These interactions range from routine product questions to complaints. As with any product, consumers may run into challenges and call into SafetyCall international upset. During their training, students learn that empathy is key to successfully navigating these emotionally charged calls. 

“I learned some things over time, and how I handled myself as a person managing these situations is very different from when I started,” Wehmhoff says. “When I did encounter upset callers, I was always empathetic. Because can you imagine how frustrating it would be for your dog to have fleas and you have something that is supposed to fix it but doesn’t seem to be working?”

Sonja Helgeson
Sonja Helgeson

Exam room interactions between veterinarians and clients can be emotional at times, so a chance to practice having tough conversations and explaining important information proved valuable for Sonja Helgeson, ’20 DVM. Helgeson, who works for a companion animal hospital in Eagan, Minn., says there were tough calls she took over the course of two summers that really prepared her for the reality of working in a practice. 

“Sometimes, the call is an emergency. There were some cases where people would apply the wrong product to an animal,” she says. “For instance, certain dog flea and tick products can be lethal for cats. Sometimes I would be talking to someone who would call me and their cat was seizing. I got used to talking to people who were panicked, really emotional, or upset. And so getting my feet wet and dealing with clients in that kind of situation was really helpful.” 

Pandemic preparation 

As a safety response to COVID-19, a majority of interactions between veterinarians and clients have transitioned away from face-to-face formats. The move has left many veterinary staff and students adjusting to a new normal. 

The change has come with fewer challenges for Alexander, Helgeson, and Wehmhoff, who credit their time spent handling phone calls at SafetyCall International as unexpected but valuable preparation for a now virtual reality.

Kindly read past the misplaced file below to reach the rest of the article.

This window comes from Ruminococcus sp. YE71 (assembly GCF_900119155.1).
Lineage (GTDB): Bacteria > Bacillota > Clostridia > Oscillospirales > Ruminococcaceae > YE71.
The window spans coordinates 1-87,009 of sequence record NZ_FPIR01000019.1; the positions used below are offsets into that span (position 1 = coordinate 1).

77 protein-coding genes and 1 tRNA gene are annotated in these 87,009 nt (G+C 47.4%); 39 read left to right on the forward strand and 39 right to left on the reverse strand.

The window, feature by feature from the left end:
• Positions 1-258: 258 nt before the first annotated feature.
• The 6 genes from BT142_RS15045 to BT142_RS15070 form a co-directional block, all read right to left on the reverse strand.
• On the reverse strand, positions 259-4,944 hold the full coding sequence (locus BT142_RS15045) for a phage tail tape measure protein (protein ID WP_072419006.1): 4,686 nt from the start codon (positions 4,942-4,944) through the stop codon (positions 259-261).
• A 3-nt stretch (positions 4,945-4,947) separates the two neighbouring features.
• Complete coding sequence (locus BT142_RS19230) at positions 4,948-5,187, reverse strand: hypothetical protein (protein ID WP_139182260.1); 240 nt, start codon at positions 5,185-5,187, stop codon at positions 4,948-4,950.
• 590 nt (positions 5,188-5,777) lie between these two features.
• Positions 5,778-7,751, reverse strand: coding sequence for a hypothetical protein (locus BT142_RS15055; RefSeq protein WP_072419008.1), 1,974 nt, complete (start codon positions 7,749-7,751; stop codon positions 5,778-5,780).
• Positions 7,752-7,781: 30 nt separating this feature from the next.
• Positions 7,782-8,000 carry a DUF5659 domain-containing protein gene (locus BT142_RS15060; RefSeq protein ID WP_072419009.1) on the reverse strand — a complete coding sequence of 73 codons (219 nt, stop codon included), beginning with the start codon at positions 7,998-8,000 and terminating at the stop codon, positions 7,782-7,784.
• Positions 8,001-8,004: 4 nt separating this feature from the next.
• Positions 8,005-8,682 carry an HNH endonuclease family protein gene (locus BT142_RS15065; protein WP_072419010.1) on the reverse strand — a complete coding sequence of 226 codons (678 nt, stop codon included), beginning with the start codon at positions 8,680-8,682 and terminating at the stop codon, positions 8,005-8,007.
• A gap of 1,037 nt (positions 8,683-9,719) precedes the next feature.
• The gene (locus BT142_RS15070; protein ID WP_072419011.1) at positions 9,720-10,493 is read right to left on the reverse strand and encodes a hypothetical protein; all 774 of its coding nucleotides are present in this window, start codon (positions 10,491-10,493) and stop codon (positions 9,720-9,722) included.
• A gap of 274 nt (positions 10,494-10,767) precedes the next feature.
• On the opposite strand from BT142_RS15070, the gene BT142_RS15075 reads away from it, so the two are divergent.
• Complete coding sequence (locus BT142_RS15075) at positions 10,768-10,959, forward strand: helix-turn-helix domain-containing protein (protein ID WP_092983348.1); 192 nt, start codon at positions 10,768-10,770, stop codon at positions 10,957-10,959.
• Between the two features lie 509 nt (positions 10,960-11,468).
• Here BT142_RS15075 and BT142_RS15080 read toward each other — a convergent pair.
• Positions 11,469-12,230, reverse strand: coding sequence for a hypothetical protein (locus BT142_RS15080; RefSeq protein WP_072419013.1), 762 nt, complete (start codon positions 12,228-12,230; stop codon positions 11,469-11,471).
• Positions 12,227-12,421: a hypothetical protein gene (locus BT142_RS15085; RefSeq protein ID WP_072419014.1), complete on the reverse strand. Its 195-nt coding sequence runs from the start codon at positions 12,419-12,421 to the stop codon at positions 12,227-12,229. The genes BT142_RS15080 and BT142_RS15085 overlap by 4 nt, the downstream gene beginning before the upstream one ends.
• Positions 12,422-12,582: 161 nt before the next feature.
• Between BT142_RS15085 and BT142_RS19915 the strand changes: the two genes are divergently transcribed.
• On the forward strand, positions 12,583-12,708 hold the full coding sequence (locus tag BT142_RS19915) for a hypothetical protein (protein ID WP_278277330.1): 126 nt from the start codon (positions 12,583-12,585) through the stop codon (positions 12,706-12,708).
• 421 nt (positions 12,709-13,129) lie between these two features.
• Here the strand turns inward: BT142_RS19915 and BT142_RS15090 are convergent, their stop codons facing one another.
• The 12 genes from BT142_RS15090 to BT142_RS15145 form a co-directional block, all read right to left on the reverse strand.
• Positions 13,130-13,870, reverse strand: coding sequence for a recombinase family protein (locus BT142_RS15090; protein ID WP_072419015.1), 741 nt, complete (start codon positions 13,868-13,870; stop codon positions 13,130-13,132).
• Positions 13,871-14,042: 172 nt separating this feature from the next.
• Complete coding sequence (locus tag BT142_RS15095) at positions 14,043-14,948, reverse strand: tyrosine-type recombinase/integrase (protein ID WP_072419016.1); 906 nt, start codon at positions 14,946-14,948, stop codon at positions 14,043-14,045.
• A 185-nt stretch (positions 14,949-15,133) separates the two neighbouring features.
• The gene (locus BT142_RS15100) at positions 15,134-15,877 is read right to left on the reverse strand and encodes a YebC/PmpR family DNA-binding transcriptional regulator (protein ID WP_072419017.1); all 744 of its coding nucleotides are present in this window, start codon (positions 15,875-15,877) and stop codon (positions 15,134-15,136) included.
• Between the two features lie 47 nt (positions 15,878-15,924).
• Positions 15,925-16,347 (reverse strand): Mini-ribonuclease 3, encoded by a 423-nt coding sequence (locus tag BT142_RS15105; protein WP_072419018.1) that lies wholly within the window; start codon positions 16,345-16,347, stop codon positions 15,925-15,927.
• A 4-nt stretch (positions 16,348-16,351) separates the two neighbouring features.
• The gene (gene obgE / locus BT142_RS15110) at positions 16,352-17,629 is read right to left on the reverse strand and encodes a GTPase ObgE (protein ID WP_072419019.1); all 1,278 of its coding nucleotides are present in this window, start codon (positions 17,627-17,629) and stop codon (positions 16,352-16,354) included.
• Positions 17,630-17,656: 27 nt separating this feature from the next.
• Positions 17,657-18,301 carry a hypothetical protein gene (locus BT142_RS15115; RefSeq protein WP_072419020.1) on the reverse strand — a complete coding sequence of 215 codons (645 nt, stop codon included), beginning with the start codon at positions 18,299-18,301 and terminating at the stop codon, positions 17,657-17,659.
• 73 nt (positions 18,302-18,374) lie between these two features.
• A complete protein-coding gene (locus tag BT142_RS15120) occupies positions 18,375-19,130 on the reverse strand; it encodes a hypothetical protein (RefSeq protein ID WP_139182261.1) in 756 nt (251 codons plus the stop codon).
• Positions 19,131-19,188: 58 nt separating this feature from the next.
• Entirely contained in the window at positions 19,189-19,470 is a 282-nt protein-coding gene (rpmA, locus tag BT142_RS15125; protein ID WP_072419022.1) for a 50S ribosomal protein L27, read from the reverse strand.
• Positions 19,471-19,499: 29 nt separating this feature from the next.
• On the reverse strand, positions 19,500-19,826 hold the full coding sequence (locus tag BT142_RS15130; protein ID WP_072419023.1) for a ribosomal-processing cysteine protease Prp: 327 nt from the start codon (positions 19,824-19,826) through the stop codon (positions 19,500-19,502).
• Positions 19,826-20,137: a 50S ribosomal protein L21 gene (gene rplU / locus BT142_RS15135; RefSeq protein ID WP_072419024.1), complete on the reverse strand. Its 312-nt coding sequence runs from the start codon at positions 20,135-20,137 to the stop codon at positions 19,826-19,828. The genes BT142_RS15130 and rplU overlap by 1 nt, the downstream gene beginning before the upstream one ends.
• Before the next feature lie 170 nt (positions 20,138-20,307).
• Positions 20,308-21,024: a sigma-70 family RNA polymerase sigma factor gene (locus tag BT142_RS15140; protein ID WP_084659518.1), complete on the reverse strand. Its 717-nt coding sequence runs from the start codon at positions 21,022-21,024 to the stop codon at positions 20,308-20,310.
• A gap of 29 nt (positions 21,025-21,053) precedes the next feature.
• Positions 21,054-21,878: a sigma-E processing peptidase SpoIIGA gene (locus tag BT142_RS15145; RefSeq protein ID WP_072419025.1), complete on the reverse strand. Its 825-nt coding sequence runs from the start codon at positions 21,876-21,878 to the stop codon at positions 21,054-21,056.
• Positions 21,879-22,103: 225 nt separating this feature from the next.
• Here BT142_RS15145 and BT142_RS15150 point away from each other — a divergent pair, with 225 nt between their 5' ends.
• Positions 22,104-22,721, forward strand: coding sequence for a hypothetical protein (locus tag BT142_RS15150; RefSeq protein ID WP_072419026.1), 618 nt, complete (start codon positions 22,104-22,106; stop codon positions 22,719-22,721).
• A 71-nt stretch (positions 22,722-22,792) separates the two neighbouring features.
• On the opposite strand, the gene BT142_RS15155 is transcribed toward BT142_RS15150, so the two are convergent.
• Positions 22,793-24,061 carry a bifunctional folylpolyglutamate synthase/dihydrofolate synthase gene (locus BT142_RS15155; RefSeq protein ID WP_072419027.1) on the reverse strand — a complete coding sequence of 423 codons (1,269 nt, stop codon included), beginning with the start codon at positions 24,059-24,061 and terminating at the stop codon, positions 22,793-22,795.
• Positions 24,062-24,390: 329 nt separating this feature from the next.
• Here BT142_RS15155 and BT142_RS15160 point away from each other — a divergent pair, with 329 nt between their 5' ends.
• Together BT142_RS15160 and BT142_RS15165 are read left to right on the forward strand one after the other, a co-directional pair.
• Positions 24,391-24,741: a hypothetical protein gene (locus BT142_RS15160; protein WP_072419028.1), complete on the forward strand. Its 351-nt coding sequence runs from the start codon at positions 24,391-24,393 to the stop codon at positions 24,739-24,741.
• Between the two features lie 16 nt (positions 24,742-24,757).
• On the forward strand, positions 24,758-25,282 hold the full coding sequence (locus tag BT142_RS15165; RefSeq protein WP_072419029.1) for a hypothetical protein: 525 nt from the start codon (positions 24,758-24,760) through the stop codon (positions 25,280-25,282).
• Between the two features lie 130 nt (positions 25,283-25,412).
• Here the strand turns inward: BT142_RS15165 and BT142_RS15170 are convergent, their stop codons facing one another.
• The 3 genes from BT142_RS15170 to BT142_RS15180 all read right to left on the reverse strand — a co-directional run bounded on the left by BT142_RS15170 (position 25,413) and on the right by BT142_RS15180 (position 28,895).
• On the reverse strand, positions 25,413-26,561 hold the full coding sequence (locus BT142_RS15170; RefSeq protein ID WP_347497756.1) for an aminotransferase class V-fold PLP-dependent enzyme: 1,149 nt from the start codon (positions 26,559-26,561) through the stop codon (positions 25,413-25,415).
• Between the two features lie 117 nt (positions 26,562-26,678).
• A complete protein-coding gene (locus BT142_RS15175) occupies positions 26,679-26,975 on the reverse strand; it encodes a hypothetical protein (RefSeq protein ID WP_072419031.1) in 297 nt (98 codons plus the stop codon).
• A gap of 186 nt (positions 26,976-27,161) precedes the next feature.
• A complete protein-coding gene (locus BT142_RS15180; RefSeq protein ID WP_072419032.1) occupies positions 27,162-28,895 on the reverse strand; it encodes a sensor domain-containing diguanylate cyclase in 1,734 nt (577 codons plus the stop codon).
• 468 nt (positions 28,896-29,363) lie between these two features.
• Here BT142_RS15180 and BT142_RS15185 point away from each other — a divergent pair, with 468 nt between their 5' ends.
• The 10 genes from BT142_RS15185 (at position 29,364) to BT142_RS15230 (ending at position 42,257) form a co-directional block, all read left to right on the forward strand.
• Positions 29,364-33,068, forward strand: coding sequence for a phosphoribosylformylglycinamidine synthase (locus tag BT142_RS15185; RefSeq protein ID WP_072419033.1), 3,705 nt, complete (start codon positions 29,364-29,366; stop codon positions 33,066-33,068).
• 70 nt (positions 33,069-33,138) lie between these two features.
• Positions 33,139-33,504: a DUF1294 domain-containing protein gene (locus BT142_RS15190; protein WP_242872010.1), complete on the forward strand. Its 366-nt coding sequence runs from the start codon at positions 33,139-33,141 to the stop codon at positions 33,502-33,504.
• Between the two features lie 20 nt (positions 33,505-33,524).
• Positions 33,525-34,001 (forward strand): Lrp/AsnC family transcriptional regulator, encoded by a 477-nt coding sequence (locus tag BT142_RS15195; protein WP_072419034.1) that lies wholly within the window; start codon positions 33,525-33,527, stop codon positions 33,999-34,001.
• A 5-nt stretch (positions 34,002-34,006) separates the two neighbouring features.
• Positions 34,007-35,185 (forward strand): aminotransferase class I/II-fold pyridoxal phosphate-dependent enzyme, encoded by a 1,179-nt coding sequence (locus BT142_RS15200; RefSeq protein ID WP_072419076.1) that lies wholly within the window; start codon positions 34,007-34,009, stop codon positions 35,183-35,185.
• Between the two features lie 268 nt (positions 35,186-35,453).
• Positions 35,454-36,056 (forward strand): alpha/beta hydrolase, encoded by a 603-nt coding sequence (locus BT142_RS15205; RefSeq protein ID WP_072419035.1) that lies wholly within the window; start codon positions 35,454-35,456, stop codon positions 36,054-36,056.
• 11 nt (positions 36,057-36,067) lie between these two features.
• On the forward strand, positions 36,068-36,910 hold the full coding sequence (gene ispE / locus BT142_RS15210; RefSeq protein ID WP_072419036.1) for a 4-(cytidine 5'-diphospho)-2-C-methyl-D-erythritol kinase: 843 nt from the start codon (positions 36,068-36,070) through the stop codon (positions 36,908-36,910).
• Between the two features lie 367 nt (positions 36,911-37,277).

I feel a lot more comfortable knowing that I can counsel clients, use empathy statements, and know how to defuse tough situations over the phone.

Elisabeth Alexander

“There was no way for us to know that a pandemic was going to hit, and we weren't going to be able to talk to our clients face to face, but it ended up preparing me incredibly well for this situation,” Alexander says. “I feel a lot more comfortable knowing that I can counsel clients, use empathy statements, and know how to defuse tough situations over the phone.”

With the pandemic shaping the world for the foreseeable future, veterinary students having a chance to develop client communication skills in any format has its value. Alexander, Helgeson, and Wehmhoff all recommend the SafetyCall International experience as a means of honing communication skills as well as other competencies. 

“The opportunity that SafetyCall International provides is incredible,” Wehmhoff says. “For a while when I first started, I wondered if I was hindering myself by not having a more hands-on position. But communication skills are so critical that I don’t wonder about that anymore. I know that it was a very valuable experience.”